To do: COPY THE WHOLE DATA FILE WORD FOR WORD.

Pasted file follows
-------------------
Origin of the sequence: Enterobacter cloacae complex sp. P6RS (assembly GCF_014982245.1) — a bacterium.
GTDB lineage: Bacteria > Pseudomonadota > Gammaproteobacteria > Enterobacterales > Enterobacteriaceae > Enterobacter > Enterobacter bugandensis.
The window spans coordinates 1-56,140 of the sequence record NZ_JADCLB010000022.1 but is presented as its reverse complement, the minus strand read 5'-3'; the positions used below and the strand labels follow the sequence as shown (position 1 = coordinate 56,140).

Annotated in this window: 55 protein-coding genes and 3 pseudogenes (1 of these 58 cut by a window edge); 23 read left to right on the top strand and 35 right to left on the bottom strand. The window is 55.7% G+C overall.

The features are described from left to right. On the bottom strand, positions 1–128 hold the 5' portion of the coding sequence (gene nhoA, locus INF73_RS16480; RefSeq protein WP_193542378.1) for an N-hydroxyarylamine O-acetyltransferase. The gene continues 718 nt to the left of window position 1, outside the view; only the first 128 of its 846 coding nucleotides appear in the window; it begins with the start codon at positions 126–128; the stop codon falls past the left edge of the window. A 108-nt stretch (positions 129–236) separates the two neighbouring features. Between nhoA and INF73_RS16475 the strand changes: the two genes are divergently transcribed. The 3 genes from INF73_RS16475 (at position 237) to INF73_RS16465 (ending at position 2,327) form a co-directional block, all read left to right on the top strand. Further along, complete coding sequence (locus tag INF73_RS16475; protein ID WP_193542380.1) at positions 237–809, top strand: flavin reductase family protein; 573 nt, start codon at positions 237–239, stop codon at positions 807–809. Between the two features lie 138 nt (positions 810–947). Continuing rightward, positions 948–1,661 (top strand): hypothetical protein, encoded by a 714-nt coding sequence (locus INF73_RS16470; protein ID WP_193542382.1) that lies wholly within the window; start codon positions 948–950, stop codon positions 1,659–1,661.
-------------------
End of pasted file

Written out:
Origin of the sequence: Enterobacter cloacae complex sp. P6RS (assembly GCF_014982245.1) — a bacterium.
GTDB lineage: Bacteria > Pseudomonadota > Gammaproteobacteria > Enterobacterales > Enterobacteriaceae > Enterobacter > Enterobacter bugandensis.
The window spans coordinates 1-56,140 of the sequence record NZ_JADCLB010000022.1 but is presented as its reverse complement, the minus strand read 5'-3'; the positions used below and the strand labels follow the sequence as shown (position 1 = coordinate 56,140).

Annotated in this window: 55 protein-coding genes and 3 pseudogenes (1 of these 58 cut by a window edge); 23 read left to right on the top strand and 35 right to left on the bottom strand. The window is 55.7% G+C overall.

The features are described from left to right. On the bottom strand, positions 1–128 hold the 5' portion of the coding sequence (gene nhoA, locus INF73_RS16480; RefSeq protein WP_193542378.1) for an N-hydroxyarylamine O-acetyltransferase. The gene continues 718 nt to the left of window position 1, outside the view; only the first 128 of its 846 coding nucleotides appear in the window; it begins with the start codon at positions 126–128; the stop codon falls past the left edge of the window. A 108-nt stretch (positions 129–236) separates the two neighbouring features. Between nhoA and INF73_RS16475 the strand changes: the two genes are divergently transcribed. The 3 genes from INF73_RS16475 (at position 237) to INF73_RS16465 (ending at position 2,327) form a co-directional block, all read left to right on the top strand. Further along, complete coding sequence (locus tag INF73_RS16475; protein ID WP_193542380.1) at positions 237–809, top strand: flavin reductase family protein; 573 nt, start codon at positions 237–239, stop codon at positions 807–809. Between the two features lie 138 nt (positions 810–947). Continuing rightward, positions 948–1,661 (top strand): hypothetical protein, encoded by a 714-nt coding sequence (locus INF73_RS16470; protein ID WP_193542382.1) that lies wholly within the window; start codon positions 948–950, stop codon positions 1,659–1,661.